Virtual book talk explores the human and environment costs of fracking in Appalachia | Pittsburgh City Paper

Virtual book talk explores the human and environment costs of fracking in Appalachia

click to enlarge Virtual book talk explores the human and environment costs of fracking in Appalachia
Image:Princeton University Press
Despite the promises of economic boon that the natural gas industry — and the politicians who boost it — made to people in Appalachia, the region has actually trailed the rest of the nation in job growth, personal income, and population. In addition to the economic consequences, those who live on land leased to natural gas companies face significant health risks from air and water pollution.

On Wed., Aug. 4, New York University professor Colin Jerolmack is joining White Whale Bookstore for a Virtual Book Talk to discuss his most recent book Up to Heaven and Down to Hell: Fracking, Freedom, and Community in an American Town, which explores the personal ramifications of fracking in Williamsport, Pa., and how people decide whether to allow drilling from natural gas companies on their property. The virtual talk starts at 7 p.m. on Aug. 4.

Up from Heaven and Down to Hell, which draws its name from the U.S. real estate convention of property ownership encompassing the air above and the ground below the surface of land, was published in April 2021 from Princeton University Press. In it, Jerolmack draws observations from kitchen-table conversations with residents in Williamsport, nicknamed Billtown, where royalty checks from natural gas companies could help finance college educations, repair damage on houses or cars, or keep family property.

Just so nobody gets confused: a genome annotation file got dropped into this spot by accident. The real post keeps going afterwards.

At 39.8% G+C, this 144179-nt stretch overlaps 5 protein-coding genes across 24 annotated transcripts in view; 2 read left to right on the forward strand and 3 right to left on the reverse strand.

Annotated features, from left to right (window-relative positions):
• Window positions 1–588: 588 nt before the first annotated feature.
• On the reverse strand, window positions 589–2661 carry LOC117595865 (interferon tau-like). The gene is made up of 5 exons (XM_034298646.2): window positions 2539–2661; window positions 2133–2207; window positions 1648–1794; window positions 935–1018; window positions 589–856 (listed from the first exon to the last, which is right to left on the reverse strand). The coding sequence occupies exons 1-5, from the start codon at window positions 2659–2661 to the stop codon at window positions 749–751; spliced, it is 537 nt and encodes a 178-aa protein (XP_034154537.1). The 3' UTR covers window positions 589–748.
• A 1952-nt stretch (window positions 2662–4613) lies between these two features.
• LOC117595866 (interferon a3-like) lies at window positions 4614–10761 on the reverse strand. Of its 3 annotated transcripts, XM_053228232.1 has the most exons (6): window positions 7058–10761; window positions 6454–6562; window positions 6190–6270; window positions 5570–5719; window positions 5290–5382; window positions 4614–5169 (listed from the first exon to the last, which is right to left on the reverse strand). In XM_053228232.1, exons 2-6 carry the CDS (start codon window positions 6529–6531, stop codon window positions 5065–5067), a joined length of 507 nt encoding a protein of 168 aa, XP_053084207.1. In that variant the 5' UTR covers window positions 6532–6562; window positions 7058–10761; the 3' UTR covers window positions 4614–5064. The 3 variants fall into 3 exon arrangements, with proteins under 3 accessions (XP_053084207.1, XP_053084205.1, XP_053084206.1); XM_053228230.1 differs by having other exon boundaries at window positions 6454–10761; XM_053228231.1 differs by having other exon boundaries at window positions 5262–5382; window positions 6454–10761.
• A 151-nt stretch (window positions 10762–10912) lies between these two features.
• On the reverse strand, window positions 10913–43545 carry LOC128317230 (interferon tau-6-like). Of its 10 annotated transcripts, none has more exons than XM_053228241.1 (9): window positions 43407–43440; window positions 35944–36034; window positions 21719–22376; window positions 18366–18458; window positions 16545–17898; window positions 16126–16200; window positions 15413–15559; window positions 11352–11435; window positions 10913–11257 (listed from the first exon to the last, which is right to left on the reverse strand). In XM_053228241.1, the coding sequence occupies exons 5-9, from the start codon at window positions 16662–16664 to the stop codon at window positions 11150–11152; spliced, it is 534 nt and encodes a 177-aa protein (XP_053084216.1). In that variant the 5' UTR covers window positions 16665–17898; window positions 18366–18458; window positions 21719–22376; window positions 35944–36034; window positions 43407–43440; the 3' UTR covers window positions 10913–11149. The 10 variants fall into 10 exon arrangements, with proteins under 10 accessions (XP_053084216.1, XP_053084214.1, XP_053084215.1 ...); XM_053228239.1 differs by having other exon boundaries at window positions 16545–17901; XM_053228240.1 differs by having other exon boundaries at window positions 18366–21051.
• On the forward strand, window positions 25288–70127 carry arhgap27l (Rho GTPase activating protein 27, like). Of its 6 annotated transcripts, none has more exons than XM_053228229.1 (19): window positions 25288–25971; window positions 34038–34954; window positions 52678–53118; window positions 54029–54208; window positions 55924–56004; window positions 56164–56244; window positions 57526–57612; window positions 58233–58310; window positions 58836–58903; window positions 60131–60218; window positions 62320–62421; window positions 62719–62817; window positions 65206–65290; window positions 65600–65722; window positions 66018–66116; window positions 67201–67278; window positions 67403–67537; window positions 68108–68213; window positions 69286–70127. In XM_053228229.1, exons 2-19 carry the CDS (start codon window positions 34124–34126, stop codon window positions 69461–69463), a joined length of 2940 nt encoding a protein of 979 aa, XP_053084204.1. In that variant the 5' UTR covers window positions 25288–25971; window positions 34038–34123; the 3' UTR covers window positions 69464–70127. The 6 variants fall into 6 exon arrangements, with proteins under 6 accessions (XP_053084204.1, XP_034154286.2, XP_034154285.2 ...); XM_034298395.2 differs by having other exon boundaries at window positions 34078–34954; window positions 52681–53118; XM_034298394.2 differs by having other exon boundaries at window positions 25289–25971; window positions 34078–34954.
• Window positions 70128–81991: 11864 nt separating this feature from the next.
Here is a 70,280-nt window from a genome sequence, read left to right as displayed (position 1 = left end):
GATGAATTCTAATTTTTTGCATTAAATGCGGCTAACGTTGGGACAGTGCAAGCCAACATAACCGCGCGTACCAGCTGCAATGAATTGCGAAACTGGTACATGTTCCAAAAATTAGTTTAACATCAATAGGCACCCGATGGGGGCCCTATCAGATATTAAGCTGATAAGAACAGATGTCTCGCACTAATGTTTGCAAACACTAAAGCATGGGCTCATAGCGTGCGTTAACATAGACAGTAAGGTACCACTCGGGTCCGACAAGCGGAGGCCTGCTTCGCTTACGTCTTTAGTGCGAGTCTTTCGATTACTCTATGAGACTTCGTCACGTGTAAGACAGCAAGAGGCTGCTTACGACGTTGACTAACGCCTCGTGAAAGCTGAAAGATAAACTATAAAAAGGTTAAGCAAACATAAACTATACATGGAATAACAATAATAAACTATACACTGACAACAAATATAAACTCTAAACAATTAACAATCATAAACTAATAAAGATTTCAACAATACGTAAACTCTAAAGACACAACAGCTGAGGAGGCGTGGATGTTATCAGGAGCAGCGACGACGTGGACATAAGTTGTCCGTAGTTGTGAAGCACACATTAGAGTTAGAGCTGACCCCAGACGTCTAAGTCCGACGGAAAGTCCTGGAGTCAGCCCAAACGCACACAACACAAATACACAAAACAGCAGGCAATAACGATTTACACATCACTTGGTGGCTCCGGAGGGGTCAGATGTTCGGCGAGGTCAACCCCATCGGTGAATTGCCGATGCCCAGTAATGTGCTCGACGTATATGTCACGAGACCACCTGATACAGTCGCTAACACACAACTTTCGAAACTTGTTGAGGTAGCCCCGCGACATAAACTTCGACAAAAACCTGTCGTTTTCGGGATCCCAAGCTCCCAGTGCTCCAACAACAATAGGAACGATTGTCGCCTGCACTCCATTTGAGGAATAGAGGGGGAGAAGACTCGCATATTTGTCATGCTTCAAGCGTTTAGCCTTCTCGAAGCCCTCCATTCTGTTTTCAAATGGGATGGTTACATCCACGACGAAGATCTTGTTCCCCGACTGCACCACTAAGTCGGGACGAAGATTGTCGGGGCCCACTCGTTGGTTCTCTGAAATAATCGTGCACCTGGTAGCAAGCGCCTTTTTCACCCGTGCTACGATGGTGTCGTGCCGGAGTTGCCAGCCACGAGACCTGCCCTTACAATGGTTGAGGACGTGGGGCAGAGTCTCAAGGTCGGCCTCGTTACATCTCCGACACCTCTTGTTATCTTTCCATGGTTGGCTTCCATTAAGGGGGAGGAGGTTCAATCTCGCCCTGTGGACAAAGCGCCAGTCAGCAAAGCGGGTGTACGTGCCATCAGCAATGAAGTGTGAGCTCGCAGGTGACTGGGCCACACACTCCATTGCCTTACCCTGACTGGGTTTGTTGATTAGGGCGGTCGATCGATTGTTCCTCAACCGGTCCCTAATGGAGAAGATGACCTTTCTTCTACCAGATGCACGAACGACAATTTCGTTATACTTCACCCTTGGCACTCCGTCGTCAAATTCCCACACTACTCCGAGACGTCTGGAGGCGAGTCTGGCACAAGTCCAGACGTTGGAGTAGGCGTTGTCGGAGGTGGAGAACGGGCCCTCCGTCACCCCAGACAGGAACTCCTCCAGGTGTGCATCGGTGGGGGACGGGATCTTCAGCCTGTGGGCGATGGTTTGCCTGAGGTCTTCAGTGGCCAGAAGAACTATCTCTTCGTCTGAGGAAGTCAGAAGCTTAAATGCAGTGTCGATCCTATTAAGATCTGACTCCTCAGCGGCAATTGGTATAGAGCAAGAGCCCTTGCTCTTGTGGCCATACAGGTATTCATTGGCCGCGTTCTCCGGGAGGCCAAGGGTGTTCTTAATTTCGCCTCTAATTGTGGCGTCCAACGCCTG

But the price paid in health risks is steep, as fracking sites release chemicals that can cause severe headaches, asthma symptoms, childhood leukemia, cardiac problems, and birth defects. Fracking can also result in water pollution from various stages in the fracking process, including spills of fracking fluids and chemicals and injection of fracking fluids into wells and groundwater resources. Residents reported their water turning cloudy, the natural beauty and quiet of their town being destroyed, and — for some — damage to their homes from big rigs and earth movers.

Jerolmack spoke to people of various political backgrounds to better understand how and why they decided to lease their land, or whether they held off. Through these explorations, Jerolmack encourages empathy for those who made the decision to lease. After all, many benefit from the energy produced natural gas industry, and often those who benefit the most are shielded from having to face, much less feel, the health and environmental devastation of the industry. Meanwhile, Indigenous people, people of color, and poor people are disproportionately impacted.

Jerolmack will be in conversation with Seamus McGraw, journalist and author of The End of Country: Dispatches from the Frack Zone and A Thirsty Land: The Fight for Water in Texas. The event is free or pay-what-you like, with registration required by Wed., Aug. 4, at 6:30 p.m.